Fish are being pushed from their homes by seismic testing, a surveying method that uses dynamite, a specialized air gun or a seismic vibrator to develop images of the rock layers below the ground.
Avery Paxton, a marine ecologist Ph.D. student from the University of North Carolina, recently studied the impact seismic testing has on fish who inhabit a reef 30 miles off the coast of North Carolina and found that during seismic surveying, reef-fish abundance declined by 78%.
“What was really interesting is that this decrease occurred during the evening hours, when before the survey the fish were most active on the reef,” Paxton said in an exclusive interview with R&D Magazine. “We don’t know exactly where they went, we assume that they moved from the noisy reef to a nearby quieter reef or perhaps some of the smaller fish went and hid in the holes or crevices.”
Paxton said to conduct the study the research team placed underwater cameras and microphones at the reef and observed the data three days before the test and also during the seismic test.
However, due to a battery issue the study does not include any data after the survey.
Paxton said the majority of research on the impacts of seismic testing centers around marine mammals and not fish.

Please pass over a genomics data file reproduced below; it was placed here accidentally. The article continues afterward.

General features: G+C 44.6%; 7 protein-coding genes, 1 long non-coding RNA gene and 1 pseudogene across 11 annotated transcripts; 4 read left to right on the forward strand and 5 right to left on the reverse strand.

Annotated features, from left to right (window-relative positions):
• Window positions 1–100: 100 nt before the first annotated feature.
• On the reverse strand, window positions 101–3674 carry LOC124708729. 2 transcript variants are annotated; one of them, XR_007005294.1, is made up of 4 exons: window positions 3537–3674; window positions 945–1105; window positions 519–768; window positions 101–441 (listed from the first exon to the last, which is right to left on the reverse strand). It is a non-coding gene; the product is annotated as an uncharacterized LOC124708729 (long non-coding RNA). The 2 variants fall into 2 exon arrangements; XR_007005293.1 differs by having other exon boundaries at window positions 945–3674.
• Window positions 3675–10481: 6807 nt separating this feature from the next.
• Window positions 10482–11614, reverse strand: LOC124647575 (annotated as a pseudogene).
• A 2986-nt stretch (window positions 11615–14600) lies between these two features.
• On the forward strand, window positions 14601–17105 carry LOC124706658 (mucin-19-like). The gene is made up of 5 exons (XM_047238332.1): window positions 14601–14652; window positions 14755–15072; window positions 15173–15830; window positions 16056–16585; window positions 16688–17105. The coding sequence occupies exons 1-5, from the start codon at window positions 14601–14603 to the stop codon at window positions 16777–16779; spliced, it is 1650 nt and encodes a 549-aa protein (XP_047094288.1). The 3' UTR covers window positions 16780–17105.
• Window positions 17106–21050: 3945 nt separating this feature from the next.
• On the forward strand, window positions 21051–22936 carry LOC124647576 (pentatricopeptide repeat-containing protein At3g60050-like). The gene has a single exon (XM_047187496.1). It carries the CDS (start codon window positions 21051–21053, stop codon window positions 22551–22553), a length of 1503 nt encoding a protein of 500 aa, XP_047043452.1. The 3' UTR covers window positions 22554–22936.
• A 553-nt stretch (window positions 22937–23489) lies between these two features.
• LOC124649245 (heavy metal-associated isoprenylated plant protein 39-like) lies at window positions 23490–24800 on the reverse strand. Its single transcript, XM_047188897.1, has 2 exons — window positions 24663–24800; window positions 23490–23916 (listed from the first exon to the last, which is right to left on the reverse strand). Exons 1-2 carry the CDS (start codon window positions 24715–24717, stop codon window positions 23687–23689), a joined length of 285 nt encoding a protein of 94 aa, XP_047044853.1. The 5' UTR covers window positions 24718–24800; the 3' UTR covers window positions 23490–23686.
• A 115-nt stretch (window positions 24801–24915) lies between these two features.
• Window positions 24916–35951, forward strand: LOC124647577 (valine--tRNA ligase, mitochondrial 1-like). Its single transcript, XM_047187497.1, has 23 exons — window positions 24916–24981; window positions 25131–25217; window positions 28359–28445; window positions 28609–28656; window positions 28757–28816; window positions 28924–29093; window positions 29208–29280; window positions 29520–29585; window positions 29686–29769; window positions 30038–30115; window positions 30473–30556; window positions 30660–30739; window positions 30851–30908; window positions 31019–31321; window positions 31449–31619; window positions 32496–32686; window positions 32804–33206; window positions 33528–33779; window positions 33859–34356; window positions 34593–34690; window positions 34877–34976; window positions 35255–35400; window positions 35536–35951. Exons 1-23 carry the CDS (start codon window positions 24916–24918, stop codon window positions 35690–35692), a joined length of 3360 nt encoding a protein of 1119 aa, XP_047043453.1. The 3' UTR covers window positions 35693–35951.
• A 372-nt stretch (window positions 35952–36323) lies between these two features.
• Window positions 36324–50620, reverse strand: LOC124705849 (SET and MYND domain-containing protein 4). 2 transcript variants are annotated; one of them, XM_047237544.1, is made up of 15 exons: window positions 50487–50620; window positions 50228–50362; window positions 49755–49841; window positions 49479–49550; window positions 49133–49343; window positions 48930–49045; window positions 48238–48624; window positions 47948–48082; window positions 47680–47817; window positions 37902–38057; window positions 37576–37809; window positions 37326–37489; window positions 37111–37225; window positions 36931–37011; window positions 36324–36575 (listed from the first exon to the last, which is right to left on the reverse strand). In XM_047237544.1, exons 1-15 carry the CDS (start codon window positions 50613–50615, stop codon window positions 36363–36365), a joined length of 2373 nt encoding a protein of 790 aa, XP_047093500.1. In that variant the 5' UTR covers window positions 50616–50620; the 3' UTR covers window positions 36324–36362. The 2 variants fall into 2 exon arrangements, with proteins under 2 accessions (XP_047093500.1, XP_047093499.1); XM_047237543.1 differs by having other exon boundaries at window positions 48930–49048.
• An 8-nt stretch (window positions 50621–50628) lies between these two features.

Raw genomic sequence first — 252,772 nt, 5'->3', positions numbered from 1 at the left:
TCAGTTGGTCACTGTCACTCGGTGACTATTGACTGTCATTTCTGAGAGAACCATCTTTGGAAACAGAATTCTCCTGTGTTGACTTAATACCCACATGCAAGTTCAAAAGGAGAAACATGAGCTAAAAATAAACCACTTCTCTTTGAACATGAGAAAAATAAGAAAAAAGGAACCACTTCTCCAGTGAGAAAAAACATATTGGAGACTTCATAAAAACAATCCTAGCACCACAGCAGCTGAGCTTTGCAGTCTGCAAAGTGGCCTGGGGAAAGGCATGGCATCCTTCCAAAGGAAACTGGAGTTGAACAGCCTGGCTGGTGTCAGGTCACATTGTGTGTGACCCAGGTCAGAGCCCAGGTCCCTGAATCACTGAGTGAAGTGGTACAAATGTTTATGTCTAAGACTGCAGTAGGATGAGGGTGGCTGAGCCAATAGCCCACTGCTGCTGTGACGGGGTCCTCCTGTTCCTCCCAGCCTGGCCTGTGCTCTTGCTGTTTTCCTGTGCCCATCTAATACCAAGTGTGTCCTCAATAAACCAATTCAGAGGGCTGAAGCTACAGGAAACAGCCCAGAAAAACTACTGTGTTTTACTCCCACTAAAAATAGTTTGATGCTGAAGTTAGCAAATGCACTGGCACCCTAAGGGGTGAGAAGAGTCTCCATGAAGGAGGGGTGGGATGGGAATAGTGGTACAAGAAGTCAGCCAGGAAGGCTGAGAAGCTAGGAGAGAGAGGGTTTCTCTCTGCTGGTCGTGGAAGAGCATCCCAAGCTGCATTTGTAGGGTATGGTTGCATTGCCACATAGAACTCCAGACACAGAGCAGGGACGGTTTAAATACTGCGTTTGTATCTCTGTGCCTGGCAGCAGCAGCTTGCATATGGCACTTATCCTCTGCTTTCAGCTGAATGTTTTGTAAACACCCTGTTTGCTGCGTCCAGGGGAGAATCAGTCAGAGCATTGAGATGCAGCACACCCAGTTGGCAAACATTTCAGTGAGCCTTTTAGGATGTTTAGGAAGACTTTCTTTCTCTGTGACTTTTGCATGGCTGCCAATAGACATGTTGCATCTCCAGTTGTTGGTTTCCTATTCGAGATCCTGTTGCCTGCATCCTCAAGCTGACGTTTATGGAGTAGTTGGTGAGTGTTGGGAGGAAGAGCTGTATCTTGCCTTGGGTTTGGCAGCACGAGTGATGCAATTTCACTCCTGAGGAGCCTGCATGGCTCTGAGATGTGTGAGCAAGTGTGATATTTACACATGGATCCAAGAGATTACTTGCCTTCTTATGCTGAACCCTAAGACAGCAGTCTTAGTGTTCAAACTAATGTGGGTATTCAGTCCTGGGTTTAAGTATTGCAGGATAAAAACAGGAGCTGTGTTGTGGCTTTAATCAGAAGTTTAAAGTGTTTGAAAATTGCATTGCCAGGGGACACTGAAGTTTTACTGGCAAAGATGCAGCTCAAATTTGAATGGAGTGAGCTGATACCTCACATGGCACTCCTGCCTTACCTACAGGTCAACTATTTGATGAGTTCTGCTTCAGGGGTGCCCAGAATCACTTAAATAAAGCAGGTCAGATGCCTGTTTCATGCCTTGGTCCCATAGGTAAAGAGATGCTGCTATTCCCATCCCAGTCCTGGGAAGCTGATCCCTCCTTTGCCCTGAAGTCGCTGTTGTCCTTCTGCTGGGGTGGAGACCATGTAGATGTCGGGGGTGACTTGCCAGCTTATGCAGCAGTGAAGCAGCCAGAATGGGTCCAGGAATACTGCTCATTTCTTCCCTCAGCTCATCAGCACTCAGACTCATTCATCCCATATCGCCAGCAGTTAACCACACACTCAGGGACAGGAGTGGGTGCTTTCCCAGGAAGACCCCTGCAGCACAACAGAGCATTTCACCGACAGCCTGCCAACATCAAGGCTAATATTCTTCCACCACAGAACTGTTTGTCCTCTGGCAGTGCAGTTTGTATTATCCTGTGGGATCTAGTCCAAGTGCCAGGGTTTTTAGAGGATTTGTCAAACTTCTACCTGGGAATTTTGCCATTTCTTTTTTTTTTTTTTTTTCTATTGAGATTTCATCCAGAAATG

“Typically when we think of seismic surveying we think of the impacts to marine mammals like dolphins and whales,” she said. “But I’m a reef biologist, so I always wondered what about the fish hearing these loud noises.
“We looked at the literature and there hasn’t been a comprehensive study of what fish on reefs did when they were exposed to these noises,” she added.
While there is no evidence that any fish died from the noise, Paxton said in lab experiments the fish exhibited damage that had an impact on their ability to find food or reproduce.
Paxton posted a pair of videos on her personal website, one showing a plethora of fish at the reef and another that shows basically no fish present during the seismic testing.
According to Paxton, this particular seismic test is unusual because it was done in relatively shallow water, just 100 feet deep.
“Typically seismic surveying is done in deep water, so this was a relatively rare occurrence,” Paxton said.
Paxton said this particular seismic survey was done for geological research, while the majority of the surveys are to seek gas and oil.
However, she said the air gun used for the survey is similar to the one used for oil and gas discovery, and she compared the noise emitted to a planned explosion.
Paxton said she hopes the data can be used to drive marine policy and permitting decisions.
She also said there will be further studies on the impact of seismic testing.
“We’d like to follow up on this research by even doing another seismic survey to figure out more information about where the fish went, what they did when they went away, how long it took for them to come back,” Paxton said.
The study was published in Marine Policy.